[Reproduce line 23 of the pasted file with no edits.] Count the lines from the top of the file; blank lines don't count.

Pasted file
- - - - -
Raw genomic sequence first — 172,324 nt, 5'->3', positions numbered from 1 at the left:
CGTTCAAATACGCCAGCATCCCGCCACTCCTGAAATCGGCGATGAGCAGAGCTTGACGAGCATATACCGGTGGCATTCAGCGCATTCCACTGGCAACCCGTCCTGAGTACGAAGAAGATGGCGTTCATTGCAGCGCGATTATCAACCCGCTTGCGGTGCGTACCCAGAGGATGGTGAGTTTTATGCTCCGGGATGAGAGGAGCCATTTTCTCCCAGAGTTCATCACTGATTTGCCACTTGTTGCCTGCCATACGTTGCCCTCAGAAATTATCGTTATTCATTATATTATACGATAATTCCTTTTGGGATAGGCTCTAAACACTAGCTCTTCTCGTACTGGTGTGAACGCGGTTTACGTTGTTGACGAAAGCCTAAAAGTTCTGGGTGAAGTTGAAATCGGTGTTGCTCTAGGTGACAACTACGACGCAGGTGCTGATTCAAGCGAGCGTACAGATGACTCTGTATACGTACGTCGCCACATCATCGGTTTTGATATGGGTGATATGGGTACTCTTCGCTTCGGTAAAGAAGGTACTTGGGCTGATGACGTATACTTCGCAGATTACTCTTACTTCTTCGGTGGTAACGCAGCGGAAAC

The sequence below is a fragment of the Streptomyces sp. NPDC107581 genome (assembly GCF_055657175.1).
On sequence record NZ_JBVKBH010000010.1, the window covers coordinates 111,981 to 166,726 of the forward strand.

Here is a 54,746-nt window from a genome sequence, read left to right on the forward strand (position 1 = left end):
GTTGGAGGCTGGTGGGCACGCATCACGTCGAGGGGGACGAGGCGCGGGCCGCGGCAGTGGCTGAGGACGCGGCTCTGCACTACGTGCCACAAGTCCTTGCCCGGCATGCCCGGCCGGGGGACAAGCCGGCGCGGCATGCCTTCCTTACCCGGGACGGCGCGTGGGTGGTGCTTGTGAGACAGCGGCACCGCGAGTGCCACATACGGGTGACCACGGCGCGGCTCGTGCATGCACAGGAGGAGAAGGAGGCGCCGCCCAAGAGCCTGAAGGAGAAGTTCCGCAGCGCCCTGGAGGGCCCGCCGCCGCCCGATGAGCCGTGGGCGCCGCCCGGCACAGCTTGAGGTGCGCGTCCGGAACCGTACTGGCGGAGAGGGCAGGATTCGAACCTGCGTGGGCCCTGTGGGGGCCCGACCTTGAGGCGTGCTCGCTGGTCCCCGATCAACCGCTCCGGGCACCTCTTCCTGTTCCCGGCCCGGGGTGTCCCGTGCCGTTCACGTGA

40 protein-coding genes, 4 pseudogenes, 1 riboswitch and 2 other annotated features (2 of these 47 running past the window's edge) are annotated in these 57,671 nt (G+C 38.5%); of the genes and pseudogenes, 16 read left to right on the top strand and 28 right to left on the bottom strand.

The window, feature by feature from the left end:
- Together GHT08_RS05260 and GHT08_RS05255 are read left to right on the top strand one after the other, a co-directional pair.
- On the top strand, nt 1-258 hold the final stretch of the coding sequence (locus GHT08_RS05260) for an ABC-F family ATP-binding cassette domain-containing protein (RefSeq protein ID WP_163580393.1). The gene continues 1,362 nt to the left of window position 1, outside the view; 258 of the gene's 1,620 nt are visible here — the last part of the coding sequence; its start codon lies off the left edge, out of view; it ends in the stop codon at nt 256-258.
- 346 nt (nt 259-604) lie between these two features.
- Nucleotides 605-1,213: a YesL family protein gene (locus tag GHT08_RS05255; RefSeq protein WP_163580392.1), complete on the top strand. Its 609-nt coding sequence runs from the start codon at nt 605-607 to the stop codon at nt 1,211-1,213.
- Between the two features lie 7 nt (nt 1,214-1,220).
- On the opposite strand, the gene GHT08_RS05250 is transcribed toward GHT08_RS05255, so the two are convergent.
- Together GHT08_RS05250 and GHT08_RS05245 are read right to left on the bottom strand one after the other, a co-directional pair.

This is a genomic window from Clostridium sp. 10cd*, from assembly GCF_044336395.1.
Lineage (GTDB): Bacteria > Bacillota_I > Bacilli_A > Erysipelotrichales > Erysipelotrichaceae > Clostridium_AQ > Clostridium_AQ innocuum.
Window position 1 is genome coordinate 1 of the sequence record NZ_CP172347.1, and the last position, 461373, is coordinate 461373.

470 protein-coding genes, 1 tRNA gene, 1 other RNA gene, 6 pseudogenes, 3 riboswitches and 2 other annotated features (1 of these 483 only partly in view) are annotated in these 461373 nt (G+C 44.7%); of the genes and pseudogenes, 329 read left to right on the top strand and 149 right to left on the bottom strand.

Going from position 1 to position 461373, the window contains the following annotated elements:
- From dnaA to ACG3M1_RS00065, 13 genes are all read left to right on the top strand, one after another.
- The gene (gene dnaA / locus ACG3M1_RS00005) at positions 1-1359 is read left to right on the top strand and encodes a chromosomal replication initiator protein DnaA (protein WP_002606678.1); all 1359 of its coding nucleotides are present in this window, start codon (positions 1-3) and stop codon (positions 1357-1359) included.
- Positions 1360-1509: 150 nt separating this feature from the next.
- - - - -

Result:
- Positions 1360-1509: 150 nt separating this feature from the next.